Since then, Plug Power authorized B. Riley Securities to offer additional public shares of the company for sale at market rate with the goal of raising an additional $1 billion in capital.  That agreement was announced in January.  There has been no news released on how that sale has proceeded.

Also, in January, Plug Power secured a $1.6 billion loan from the Department of Energy to help it complete six liquid hydrogen facilities (including, presumably, the facility at WNY STAMP).  Plug Power is expected to receive the funds later this year. CORRECTION: Contrary to the news article cited, the loan has not been finalized, but according to a company representative, the company took another step in the due diligence process toward finalizing the loan.  The representative said that Plug Power is at Step 3 of the process in the charge on this page.

Buffalo-based Investigative Post reported on Jan. 30 that the Tonawanda Senecas opposed the loan and were actively lobbying to stop it from going forward.

The Seneca Nation is invested in solar power.

Two days ago, Seaport Res Ptn, a stock analyst firm, downgraded Plug Power from a "buy" position to "neutral," which made headlines in the business press. The Seaport researches projected lower earnings this year for Plug Power.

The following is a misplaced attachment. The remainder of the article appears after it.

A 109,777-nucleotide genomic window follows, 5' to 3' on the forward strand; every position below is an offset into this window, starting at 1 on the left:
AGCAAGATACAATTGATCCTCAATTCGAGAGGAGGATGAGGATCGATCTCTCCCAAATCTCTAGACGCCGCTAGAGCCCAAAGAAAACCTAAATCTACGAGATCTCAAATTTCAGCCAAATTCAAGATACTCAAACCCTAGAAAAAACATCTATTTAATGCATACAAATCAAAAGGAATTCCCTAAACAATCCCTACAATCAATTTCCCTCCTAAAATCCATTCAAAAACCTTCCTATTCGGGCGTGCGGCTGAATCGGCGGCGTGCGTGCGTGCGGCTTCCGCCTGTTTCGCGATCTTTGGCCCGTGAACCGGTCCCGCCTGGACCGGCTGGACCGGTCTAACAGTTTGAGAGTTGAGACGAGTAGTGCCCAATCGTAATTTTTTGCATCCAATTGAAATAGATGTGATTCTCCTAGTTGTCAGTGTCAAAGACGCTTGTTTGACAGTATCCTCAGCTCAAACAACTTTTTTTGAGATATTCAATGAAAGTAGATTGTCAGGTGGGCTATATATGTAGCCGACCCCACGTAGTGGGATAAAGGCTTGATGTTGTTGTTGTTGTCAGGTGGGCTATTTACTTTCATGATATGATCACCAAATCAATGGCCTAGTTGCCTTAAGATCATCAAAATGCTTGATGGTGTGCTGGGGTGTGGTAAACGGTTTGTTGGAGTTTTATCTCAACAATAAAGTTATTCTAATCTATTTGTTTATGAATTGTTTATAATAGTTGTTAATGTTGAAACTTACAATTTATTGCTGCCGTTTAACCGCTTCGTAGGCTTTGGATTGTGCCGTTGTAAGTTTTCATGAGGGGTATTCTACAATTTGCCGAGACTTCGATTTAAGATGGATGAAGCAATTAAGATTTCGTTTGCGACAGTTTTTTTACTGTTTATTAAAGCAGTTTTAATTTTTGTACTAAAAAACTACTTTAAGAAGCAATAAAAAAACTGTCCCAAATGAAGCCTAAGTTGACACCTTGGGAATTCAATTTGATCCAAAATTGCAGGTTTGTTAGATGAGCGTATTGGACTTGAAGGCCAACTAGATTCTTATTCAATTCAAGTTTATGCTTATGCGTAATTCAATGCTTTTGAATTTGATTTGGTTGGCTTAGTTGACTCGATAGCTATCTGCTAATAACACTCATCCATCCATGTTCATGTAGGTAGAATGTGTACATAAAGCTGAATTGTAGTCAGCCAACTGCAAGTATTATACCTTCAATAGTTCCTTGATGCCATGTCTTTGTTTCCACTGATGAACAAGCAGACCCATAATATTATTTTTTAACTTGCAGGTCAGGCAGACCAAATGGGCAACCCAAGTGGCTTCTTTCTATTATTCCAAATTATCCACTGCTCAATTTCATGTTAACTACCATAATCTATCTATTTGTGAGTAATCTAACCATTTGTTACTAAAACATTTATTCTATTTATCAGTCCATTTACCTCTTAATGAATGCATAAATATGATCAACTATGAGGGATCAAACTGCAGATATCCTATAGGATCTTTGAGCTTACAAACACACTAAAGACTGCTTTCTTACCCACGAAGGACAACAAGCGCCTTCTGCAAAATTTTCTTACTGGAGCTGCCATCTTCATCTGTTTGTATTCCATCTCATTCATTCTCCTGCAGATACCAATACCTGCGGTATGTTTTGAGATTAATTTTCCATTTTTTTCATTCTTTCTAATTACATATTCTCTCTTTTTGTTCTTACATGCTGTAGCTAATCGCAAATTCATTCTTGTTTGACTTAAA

A New York-based company (Latham) was founded in 1999 and has yet to turn a profit.  In its most recent earnings report, in September, it reported $890 million in revenue, a record for the preceding 12 months and a 38 percent year-over-year improvement.  Over the same period, the company lost $283.5 million.

In January, Plug Power began fuel production at its new plant in Woodbine. Georgia. The plant is designed to produce 15 tons per day of liquid electrolytic hydrogen, which the company says can power 15,000 forklifts per day.